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Report – The Importance of Data Occupations in the Economy

Dept. of Commerce, Economics and Statistics Administration Report – “The growing importance of data in the economy is hard to dispute. But what does this mean for workers and jobs? A lot, as it turns out: higher paying (over $40/hour), faster growing jobs. In this report we identify occupations where data analysis and processing are central to the work performed and measure the size of employment and earnings in these occupations, as well as in the industries that have the highest concentration of these data occupations. Key findings of the report include:
• Employment where data is central to the job was about 10.3 million in 2013 (or which 1.6 million were government workers) , or about 7.8 percent of all employment. However, including occupations where working with data is at least an important part of the job dramatically increases that number: to 74.3 million jobs, or over half of the workforce.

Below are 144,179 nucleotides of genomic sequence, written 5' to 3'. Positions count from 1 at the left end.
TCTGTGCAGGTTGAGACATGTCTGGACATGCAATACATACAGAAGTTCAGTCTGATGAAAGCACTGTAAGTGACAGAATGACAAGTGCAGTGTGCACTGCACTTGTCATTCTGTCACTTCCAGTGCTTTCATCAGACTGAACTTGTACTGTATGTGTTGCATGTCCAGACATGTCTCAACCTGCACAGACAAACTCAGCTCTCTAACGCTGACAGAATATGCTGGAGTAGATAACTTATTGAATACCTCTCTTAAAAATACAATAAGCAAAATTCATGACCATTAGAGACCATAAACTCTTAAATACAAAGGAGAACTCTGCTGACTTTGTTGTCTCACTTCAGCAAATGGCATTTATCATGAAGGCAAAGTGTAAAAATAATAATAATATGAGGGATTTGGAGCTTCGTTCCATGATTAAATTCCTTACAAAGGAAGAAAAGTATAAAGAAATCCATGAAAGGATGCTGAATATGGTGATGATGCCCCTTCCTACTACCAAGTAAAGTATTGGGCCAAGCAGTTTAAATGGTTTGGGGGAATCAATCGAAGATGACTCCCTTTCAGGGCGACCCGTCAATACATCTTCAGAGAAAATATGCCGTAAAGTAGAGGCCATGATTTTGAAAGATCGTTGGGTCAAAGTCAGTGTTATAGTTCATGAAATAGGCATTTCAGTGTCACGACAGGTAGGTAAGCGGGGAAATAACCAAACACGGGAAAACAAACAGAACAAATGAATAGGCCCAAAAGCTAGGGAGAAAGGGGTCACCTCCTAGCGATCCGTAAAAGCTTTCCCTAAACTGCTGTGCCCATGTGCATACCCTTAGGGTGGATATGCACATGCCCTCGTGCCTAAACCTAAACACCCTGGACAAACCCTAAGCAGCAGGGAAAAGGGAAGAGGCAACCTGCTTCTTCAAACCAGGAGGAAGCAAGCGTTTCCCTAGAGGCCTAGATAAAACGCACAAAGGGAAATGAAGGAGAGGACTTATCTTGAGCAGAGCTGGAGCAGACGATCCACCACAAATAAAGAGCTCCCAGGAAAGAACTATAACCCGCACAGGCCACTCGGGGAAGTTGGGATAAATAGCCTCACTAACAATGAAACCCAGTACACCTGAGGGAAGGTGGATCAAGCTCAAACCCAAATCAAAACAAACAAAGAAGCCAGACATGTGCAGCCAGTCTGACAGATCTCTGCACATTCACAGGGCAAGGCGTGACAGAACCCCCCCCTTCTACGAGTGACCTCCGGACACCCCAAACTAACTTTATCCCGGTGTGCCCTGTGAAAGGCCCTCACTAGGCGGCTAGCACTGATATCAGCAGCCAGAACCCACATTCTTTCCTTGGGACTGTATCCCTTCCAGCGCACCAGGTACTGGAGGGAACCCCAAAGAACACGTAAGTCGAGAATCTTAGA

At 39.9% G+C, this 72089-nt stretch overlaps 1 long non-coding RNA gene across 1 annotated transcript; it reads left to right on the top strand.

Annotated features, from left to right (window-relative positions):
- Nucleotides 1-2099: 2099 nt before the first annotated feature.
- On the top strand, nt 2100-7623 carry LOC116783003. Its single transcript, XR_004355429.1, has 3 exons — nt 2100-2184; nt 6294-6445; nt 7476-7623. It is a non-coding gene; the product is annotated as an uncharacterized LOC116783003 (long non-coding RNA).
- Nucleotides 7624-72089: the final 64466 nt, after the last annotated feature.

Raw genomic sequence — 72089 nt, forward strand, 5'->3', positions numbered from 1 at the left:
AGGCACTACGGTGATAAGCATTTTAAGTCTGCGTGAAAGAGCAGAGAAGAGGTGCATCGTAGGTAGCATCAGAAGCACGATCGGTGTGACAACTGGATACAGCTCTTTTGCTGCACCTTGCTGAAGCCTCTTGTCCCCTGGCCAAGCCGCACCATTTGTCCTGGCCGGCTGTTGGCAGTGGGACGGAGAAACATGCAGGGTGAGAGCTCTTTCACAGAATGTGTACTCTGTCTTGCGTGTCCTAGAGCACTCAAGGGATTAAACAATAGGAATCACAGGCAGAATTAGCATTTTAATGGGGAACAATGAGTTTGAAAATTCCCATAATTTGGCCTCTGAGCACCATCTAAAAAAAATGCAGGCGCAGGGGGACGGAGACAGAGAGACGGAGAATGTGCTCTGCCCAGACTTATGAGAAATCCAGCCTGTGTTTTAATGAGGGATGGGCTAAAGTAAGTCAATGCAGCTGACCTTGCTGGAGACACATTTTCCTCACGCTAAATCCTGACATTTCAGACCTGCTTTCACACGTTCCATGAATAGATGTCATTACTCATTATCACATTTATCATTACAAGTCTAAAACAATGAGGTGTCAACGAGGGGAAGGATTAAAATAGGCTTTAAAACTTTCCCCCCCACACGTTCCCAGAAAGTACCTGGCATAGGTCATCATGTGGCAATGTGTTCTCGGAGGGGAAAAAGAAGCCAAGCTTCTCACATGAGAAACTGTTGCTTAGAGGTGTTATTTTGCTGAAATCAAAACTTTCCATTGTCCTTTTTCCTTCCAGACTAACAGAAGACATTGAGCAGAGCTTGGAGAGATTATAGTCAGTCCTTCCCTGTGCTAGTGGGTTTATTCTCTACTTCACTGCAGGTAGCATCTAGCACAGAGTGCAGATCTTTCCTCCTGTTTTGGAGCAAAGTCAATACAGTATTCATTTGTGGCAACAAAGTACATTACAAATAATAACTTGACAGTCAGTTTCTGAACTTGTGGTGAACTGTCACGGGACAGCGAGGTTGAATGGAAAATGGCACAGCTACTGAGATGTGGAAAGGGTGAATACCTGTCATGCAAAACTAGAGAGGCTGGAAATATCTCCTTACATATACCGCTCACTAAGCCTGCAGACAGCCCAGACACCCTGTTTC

• Hourly wages for private-sector workers in data occupations, which are concentrated in the broad categories of business and computer/mathematical occupations, averaged $40.30 in 2013, about 68 percent higher for all occupations.
• For these top data occupations, two-thirds or more of the workers have at least a college degree; in comparison about one-third of workers across all occupations have a bachelor’s degree or higher.
• Private sector industries with the highest concentration of data occupations added 1.8 million jobs over the last decade, representing about 31 percent of total private job growth which was four times faster than in private industries overall .
• Data intensive industries are located in many states, but the highest concentrations are in Washington, D.C.; Virginia; Massachusetts; Maryland; and Connecticut.”
  • …measuring the importance of data and its effect on employment and the economy is not straightforward. There is no consensus as to what constitutes a “data job ” or a “data industry .” Indeed, even the term “data” is somewhat amorphous, used variously to mean discrete facts or, more generally, a body of information. There is even debate about whether the term itself is singular or plural. Despite these uncertainties, we define “data occupations” by focusing on jobs where the use of data is “very important” as identified by O*Net, a comprehensive system
    of job descriptions developed with the support of the U.S. Department of Labor. Using this definition, we also identify data-intensive industries and provide estimates of private – sector employment and earnings for these occupations and industries. Although the focus of the report is on employment in data occupations in the private sector, we also briefly discuss the importance of data occupations in the public sector.”

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